|Publication number||US5555533 A|
|Application number||US 08/352,362|
|Publication date||Sep 10, 1996|
|Filing date||Dec 9, 1994|
|Priority date||Dec 9, 1994|
|Publication number||08352362, 352362, US 5555533 A, US 5555533A, US-A-5555533, US5555533 A, US5555533A|
|Original Assignee||Peck/Pelissier A California Partnership|
|Export Citation||BiBTeX, EndNote, RefMan|
|Patent Citations (4), Non-Patent Citations (2), Referenced by (12), Classifications (6), Legal Events (5)|
|External Links: USPTO, USPTO Assignment, Espacenet|
1. Field of the Invention
This invention relates in general to underwater communication systems and, in particular, to a system for controlling voice operated transmission and push-to-talk transmission in a diver communication system.
2. Prior Art
Voice operated transmitters (VOX) are not new to electronics technology or even to diver communication systems. However, when applying conventional technology to the underwater environment, there are many problems. Because the diver is wearing a mask, there are very high levels of noise that can "fool" a conventional VOX system into activation. This unwanted activation by non-voice signals is called "false triggering". The tendency of divers to blow directly into the microphone while swimming or working makes voice activation a particularly difficult problem.
When a diver experiences false triggering, one possible approach is to adjust the microphone sensitivity in an attempt to reduce the susceptibility of the system to activation by extraneous noises. This technique is generally unsatisfactory because it requires the diver to make a manual adjustment. A satisfactory adjustment of the microphone sensitivity is cumbersome and difficult to achieve because manual dexterity is limited in the underwater environment where gloves are commonly used. Moreover, the wide range of frequencies and variations in loudness that can cause false triggering may mean that there is no optimum sensitivity. Thus, this technique may result in degraded voice activation because of lowered microphone sensitivity but not necessarily less false triggering.
Some communication systems have employed external switches that enable the diver to disable VOX operation. If the diver is having problems with false triggering, he can switch to a manual push-to-talk (PTT) mode of operation. However, the use of external mechanical switches offers flexibility only at the expense system reliability. One prior system described in U.S. Pat. No. 5,136,555 to Gardos uses a complicated three-position switch for switching between VOX mode and PTT mode. In that system, VOX operation is enabled by pulling the switch outward to a first switch position. PTT reception is enabled by placing the switch in a central or second switch position. An additional depression of the switch to a third or inward position enables PTT transmission.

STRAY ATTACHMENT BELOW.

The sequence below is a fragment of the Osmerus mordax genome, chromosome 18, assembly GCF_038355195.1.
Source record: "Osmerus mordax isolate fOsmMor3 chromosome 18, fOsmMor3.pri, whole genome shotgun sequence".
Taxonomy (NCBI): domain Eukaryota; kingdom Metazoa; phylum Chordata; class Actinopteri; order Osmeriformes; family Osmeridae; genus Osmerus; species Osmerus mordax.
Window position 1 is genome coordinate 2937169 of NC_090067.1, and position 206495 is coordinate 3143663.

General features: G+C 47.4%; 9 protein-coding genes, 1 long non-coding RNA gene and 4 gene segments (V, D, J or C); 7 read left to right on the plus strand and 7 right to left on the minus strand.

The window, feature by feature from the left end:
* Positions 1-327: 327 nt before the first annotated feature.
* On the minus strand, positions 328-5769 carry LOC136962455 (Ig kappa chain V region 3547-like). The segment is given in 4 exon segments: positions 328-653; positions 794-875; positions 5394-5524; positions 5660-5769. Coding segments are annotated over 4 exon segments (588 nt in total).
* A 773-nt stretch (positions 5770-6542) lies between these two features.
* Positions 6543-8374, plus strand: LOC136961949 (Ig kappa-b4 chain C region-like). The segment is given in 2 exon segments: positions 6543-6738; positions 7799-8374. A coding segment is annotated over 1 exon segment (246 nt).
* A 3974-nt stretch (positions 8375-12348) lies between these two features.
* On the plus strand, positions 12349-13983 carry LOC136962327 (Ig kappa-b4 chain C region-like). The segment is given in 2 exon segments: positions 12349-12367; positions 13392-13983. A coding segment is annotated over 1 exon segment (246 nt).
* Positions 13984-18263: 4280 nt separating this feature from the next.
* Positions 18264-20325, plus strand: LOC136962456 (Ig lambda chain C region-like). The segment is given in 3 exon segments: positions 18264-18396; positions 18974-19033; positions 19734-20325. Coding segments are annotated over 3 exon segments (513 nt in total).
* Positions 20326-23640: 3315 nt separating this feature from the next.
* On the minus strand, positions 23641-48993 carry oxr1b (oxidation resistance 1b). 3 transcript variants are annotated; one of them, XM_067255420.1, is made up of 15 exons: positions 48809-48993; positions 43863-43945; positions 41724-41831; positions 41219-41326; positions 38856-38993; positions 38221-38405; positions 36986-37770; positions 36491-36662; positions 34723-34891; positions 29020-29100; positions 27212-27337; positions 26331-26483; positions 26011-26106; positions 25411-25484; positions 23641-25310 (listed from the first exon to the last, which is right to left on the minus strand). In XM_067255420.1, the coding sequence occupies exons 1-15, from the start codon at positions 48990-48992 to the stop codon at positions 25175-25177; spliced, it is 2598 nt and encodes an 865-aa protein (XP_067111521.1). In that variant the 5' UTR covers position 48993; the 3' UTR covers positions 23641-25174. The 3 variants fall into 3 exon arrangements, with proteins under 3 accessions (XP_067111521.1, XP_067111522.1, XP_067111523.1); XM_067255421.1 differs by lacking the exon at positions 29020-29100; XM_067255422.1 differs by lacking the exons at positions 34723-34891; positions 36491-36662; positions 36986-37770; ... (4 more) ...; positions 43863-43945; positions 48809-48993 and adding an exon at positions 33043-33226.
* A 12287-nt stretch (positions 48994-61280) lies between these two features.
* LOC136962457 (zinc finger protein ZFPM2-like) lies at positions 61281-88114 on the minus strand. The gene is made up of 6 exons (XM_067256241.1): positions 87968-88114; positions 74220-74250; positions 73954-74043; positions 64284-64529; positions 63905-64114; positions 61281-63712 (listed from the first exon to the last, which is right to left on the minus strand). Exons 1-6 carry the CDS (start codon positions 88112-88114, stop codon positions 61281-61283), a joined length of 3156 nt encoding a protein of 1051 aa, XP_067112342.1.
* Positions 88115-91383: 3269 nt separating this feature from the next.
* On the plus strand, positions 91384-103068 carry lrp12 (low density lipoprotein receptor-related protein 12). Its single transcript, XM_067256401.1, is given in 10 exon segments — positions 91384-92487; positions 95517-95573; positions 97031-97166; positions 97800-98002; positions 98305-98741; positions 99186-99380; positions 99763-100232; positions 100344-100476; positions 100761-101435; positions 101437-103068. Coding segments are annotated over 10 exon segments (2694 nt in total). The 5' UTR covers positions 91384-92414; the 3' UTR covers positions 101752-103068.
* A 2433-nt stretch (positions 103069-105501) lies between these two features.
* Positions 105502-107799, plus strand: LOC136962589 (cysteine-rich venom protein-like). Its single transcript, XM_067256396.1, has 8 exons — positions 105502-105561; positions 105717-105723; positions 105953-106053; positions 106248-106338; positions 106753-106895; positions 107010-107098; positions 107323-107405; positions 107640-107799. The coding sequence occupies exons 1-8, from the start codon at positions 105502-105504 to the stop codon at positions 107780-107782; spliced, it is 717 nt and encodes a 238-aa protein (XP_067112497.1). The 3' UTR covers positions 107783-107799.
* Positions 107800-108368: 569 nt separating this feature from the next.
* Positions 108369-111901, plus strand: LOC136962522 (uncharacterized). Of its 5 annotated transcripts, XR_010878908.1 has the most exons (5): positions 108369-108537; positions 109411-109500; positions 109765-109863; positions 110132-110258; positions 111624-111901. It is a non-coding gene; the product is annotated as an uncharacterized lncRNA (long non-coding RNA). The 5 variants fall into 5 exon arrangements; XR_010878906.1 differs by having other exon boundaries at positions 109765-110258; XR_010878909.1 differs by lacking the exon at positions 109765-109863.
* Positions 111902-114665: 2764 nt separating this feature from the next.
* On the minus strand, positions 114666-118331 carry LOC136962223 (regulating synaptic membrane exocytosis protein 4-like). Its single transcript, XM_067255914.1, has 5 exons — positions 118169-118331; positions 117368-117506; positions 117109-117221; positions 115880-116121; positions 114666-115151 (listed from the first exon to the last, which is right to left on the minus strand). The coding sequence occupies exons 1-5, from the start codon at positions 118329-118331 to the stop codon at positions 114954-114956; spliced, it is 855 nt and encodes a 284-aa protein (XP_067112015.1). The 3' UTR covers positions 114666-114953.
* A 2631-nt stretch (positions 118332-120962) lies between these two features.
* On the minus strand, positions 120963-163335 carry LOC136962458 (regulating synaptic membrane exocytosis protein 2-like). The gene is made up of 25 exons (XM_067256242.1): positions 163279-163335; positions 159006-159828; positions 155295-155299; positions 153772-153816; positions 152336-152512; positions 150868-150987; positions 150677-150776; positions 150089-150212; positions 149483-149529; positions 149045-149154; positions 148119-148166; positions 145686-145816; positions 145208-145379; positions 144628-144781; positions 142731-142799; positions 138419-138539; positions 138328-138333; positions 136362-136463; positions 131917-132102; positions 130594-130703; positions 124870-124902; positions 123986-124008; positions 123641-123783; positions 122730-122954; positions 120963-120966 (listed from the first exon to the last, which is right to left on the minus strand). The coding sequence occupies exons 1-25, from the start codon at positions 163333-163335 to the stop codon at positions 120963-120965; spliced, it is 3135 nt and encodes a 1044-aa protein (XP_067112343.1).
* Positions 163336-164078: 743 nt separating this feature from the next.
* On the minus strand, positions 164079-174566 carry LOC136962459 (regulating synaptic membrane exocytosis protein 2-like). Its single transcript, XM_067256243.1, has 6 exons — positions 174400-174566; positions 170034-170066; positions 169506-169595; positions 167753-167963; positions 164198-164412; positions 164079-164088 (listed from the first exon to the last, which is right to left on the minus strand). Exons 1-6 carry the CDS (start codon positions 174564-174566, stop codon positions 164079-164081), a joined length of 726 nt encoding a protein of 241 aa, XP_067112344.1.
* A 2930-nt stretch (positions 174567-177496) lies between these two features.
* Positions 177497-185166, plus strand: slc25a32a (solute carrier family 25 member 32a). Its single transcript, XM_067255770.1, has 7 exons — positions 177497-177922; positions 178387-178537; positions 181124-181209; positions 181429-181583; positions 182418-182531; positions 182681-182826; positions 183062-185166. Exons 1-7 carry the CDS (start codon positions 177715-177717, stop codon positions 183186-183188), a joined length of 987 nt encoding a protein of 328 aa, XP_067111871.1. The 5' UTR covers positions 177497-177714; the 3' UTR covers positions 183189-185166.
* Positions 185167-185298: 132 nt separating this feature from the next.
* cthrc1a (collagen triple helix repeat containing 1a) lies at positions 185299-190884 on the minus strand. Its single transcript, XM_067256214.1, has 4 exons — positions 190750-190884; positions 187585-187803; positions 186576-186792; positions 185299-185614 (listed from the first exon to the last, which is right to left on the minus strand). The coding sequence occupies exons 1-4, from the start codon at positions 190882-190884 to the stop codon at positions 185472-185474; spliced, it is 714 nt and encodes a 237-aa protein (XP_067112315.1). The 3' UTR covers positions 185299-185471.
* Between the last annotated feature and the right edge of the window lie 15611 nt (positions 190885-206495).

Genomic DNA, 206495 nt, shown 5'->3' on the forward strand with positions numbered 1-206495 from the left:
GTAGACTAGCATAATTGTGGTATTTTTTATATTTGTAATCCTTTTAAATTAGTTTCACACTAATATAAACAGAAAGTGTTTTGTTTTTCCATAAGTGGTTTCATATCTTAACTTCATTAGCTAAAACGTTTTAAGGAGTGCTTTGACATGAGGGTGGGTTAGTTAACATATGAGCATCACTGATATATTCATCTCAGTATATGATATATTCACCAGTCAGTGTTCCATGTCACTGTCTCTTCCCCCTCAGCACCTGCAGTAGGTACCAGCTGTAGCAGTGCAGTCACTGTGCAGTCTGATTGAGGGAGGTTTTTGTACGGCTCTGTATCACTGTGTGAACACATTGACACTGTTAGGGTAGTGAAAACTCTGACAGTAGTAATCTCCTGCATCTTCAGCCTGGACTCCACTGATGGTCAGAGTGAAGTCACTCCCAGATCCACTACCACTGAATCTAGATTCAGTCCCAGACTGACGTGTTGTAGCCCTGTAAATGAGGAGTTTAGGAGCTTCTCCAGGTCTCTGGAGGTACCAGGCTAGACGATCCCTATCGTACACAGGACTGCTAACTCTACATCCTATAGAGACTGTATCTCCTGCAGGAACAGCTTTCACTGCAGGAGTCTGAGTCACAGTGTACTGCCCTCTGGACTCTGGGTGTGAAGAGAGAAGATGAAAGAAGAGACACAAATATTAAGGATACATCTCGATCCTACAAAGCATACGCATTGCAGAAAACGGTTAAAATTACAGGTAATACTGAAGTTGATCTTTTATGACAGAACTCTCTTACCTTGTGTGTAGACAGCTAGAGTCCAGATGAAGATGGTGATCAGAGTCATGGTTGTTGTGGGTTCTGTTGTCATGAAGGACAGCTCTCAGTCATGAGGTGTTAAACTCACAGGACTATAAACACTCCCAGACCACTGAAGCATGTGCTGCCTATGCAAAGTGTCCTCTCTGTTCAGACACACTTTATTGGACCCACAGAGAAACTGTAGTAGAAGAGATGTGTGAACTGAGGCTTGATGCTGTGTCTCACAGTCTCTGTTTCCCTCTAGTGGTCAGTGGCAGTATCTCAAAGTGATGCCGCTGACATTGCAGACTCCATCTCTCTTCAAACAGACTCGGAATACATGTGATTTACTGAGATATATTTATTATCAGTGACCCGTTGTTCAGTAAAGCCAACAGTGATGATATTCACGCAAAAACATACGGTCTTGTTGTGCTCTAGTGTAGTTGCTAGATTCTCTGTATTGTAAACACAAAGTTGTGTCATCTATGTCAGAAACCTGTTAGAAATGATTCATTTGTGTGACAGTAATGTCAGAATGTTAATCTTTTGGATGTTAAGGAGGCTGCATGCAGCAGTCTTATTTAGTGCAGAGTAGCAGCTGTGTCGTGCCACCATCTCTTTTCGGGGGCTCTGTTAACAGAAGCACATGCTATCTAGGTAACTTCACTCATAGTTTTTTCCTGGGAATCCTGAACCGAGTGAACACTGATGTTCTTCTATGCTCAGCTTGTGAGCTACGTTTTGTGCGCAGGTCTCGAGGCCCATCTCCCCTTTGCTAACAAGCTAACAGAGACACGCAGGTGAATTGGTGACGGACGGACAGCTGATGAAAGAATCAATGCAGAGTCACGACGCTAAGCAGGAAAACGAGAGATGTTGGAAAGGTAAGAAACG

In general, the harshness and hazards of the underwater environment require a control system which is simple to operate and in which exposure of the equipment to the harsh and hazardous external environment is limited as much as possible. The use of additional or complicated mechanical switches which are exposed to this undersea environment or the use of diver-operated adjustments increases the possibility of malfunctions and presents additional undesirable demands on the attention of the diver.
It is therefore an object of the present invention to provide an improved diver voice communication system having push-to-talk and VOX modes of operation.
Another object is to reduce or eliminate false triggering in the VOX mode of operation.
Another object is to provide a VOX activation circuit which is insensitive to the diver's breathing or blowing into the microphone and other non-speech sounds associated with diving such as regulator noises and bubbles.
Another object is to allow switching between VOX or PTT mode of operation without the reliability problems associated with complicated mechanical switches in the ocean environment.
A further object is to minimize the need for the diver to make adjustments to the diver voice communication system to reduce false triggering.
Still another object is to provide a diver communication control system in which the switching between PTT mode and VOX mode is simply and easily accomplished by the diver.
Still another object is to provide the diver with an audio indication whether the communication system has been switched to the push-to-talk mode or the VOX mode.
A further object is to allow switching of a diver communication system between high frequency operation and low frequency operation without the reliability problems associated with complicated mechanical switches in the ocean environment and which is accomplished simply and easily.